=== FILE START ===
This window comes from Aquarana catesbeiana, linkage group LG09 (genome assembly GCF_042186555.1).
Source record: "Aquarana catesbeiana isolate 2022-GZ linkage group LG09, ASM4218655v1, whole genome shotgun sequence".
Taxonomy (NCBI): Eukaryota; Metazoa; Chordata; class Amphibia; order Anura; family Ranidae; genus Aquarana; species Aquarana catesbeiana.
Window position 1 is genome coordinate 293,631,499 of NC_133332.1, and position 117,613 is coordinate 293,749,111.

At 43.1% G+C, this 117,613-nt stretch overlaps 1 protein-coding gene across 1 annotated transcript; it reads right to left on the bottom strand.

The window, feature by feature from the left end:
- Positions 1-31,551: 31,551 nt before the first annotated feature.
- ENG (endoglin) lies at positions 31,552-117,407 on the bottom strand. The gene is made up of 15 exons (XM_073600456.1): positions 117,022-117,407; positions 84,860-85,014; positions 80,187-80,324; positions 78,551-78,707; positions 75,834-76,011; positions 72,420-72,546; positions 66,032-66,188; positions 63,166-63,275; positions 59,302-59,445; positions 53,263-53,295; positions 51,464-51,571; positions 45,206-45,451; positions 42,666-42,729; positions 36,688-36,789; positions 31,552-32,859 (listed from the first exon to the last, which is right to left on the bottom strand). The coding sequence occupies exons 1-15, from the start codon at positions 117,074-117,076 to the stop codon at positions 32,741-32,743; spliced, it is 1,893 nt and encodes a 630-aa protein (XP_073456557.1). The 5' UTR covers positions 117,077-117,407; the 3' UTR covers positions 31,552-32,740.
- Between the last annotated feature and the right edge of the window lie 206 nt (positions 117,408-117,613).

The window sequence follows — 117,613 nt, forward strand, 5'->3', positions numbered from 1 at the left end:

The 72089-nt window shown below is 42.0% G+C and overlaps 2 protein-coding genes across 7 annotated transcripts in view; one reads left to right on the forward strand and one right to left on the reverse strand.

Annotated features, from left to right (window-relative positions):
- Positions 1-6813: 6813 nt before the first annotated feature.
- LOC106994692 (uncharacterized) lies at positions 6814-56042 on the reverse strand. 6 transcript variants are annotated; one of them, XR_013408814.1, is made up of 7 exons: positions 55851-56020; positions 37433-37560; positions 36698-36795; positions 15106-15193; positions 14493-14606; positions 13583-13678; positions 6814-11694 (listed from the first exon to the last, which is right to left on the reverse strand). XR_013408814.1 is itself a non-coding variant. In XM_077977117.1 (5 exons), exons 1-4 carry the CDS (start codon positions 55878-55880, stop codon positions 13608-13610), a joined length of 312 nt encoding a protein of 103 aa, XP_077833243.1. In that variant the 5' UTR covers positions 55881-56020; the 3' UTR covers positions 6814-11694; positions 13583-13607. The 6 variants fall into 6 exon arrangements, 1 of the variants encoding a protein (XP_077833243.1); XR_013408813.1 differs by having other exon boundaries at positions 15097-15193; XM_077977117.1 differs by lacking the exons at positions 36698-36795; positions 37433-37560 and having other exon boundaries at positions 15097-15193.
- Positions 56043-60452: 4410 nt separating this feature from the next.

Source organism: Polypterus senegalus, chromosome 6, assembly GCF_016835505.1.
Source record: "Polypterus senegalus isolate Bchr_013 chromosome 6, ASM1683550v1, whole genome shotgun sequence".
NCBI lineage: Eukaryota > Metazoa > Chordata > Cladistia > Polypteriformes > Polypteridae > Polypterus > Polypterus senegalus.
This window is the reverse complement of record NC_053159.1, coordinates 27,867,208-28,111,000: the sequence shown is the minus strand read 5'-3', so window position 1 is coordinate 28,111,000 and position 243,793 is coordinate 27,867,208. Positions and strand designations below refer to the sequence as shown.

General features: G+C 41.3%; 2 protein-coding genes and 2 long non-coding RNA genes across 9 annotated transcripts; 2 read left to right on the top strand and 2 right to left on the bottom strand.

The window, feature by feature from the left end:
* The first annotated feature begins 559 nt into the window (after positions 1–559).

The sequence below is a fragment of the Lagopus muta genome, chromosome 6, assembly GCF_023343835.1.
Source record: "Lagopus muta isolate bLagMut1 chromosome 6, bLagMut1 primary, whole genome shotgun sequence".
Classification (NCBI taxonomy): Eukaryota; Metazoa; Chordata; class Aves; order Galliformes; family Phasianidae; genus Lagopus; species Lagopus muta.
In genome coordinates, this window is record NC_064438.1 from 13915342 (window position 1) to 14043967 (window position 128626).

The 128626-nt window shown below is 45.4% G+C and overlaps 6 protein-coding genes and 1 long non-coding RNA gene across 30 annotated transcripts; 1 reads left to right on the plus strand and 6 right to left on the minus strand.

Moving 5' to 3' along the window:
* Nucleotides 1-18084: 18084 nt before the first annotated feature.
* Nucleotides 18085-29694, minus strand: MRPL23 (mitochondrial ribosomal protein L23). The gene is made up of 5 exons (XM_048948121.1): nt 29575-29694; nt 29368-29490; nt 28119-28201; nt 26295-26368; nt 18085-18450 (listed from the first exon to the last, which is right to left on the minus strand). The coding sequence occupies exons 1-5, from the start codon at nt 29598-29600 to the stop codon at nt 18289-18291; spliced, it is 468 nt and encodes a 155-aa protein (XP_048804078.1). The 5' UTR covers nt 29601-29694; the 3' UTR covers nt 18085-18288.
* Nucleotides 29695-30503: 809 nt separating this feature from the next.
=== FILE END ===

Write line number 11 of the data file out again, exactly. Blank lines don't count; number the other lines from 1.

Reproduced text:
The 72089-nt window shown below is 42.0% G+C and overlaps 2 protein-coding genes across 7 annotated transcripts in view; one reads left to right on the forward strand and one right to left on the reverse strand.